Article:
Don't forget the zinc deposit you have sprayed is EXTREMELY thin in nature, and within it are non-conductive elements.(Years ago I have used nitrocellulose lacquer and "dusted" the parts with graphite powder while the lacquer was still "wet" to gain some measure of conductivity/metallizing prior to plating)
I think 4 A/dm 2 (40 ASF) is too high, it will "burn" off/through the Zn to the substrate.
Maybe 0.5-1-0 A/dm 2 to start to get deposition started and later increase for thickness.
Hope this helps (there are MANY ways to skin a cat/fillet a fish/etc.......)

Eric Bogner
- Toronto, Ontario, Canada

Third of three simultaneous letters -- March 22, 2013

Q. Would a standard Wood's strike bath work?

Bath formulation as follows:
45g/L Nickel Chloride
100ml/L HCl

1.5 A/dm^2 for current density.


Marc Banks
Blacksmith - Boone, North Carolina, USA

First of two simultaneous responses -- March 26, 2013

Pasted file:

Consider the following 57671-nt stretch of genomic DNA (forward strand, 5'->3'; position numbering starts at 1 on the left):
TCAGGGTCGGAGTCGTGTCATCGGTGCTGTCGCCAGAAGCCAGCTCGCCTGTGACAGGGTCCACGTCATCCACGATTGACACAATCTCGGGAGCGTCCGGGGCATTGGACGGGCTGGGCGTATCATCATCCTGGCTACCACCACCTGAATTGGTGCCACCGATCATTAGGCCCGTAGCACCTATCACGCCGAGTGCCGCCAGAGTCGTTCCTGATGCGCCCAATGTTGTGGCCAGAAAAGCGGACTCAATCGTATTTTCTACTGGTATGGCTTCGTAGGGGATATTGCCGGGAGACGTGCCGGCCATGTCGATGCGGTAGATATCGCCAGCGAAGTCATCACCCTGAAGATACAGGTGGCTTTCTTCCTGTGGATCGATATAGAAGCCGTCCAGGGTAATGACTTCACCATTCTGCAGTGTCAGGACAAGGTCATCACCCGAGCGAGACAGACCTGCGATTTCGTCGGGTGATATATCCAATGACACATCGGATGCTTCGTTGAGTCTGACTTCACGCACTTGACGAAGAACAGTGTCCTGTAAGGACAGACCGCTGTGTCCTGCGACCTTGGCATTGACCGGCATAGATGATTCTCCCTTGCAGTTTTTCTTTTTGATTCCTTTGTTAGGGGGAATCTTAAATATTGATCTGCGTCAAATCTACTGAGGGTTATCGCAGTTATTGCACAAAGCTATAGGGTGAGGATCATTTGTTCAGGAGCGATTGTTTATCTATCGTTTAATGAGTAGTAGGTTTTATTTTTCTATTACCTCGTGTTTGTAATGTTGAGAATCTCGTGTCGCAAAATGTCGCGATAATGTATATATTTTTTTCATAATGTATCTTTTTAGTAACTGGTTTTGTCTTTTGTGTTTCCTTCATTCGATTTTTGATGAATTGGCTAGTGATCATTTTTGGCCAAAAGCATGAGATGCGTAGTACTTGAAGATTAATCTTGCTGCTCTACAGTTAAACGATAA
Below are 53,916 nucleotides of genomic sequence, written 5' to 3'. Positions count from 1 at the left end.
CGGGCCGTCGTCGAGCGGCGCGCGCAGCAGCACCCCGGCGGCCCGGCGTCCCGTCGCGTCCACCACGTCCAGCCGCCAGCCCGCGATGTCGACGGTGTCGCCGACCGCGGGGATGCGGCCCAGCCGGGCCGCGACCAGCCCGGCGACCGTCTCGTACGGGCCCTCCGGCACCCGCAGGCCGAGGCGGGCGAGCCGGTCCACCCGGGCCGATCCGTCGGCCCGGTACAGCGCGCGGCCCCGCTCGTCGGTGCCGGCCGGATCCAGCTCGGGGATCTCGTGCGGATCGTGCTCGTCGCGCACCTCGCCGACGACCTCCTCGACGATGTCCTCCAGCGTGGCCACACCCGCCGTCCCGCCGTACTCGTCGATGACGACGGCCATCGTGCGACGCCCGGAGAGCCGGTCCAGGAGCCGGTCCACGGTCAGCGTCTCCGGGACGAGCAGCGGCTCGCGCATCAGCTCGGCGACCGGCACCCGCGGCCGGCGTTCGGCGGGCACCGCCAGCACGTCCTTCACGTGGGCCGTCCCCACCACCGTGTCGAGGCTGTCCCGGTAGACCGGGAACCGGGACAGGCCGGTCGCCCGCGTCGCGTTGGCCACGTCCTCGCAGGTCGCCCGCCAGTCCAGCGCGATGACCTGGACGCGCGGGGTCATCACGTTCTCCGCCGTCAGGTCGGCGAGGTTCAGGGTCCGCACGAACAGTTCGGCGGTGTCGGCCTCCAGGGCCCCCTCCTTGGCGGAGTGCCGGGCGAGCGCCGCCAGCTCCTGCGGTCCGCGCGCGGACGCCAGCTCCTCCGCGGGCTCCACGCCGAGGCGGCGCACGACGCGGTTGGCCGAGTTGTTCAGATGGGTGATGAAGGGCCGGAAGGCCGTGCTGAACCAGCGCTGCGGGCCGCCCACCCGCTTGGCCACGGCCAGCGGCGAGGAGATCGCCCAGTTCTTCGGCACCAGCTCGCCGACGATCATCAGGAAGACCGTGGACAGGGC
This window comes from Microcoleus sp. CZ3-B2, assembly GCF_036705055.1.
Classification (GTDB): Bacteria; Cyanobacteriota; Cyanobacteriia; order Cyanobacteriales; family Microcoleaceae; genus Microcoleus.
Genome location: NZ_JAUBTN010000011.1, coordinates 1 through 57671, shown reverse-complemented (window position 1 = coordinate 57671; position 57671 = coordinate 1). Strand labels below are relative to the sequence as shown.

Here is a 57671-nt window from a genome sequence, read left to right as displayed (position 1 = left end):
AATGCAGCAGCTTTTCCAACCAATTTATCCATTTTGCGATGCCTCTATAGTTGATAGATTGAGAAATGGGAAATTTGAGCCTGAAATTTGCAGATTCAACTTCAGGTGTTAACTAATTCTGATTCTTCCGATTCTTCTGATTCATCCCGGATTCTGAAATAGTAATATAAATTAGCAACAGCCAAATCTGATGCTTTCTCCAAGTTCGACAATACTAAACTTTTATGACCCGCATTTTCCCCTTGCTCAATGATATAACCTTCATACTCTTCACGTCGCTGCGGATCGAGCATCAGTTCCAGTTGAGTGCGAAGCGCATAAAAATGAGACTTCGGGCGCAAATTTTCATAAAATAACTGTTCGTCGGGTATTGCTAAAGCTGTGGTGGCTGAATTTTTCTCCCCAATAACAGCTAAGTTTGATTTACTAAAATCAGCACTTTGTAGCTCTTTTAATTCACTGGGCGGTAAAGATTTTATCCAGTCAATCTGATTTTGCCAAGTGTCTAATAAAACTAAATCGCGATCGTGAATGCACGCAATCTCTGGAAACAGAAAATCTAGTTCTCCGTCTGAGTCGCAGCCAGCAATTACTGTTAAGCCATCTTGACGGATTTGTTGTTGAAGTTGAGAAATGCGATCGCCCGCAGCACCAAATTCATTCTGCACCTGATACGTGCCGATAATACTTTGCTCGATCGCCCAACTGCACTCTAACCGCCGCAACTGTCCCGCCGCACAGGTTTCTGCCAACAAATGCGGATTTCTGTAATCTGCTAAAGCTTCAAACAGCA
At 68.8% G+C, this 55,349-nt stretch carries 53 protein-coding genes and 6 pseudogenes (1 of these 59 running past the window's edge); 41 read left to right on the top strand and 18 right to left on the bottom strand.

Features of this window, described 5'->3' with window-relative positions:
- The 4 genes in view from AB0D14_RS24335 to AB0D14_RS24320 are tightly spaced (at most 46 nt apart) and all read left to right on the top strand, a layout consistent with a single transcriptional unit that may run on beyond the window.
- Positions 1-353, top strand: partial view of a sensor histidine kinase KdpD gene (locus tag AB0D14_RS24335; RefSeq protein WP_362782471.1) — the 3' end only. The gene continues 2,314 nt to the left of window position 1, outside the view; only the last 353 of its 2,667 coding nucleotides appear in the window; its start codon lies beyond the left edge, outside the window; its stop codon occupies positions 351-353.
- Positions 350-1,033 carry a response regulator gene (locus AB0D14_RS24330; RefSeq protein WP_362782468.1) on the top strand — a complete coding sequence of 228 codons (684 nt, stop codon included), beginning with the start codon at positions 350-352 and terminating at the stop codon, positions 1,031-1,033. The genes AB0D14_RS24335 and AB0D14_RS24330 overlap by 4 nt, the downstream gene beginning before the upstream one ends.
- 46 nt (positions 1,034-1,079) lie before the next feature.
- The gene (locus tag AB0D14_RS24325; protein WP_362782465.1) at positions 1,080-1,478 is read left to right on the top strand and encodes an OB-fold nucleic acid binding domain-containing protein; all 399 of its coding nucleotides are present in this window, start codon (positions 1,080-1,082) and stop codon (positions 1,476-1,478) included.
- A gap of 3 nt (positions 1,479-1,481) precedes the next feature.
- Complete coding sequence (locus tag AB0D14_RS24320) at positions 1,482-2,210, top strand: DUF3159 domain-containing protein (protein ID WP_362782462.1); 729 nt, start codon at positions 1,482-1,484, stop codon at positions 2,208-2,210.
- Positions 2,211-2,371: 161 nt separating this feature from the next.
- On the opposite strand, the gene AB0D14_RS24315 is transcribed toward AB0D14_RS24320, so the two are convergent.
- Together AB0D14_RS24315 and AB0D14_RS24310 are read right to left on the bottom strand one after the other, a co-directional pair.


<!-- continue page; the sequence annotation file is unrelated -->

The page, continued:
A. Good day Marc.

We need to remember that HCl will strip zinc/zinc plated items. Wood's @ 10% HCl will strip Zn. Normally, plating on Zn requires an acid for activation, H2SO4 @ 0.5-1.0%. Avoid acidic/low ph solutions for plating zinc/zinc alloys. Again, I will reiterate using a higher pH plating solution, such as a Watt's Ni at 300 g/l NiSO4, 40 g/l NiCl (keep it low=Cl will cause base metal attack), 38 g/l H3BO3 at elevated pH values, or even a sulfamate/ semi bright Ni. Hope this helps and good luck.

Eric Bogner
- Toronto, Ontario, Canada

Second of two simultaneous responses -- March 25, 2013

Q. Eric,
Good call on buffering the pH of the Watts bath, getting much better results. Still not 100% happy with the results, but it's quite good at this point.

I took a shot at a Wood's strike bath; didn't come out well at all.

Marc Banks
Blacksmith - Boone, North Carolina, USA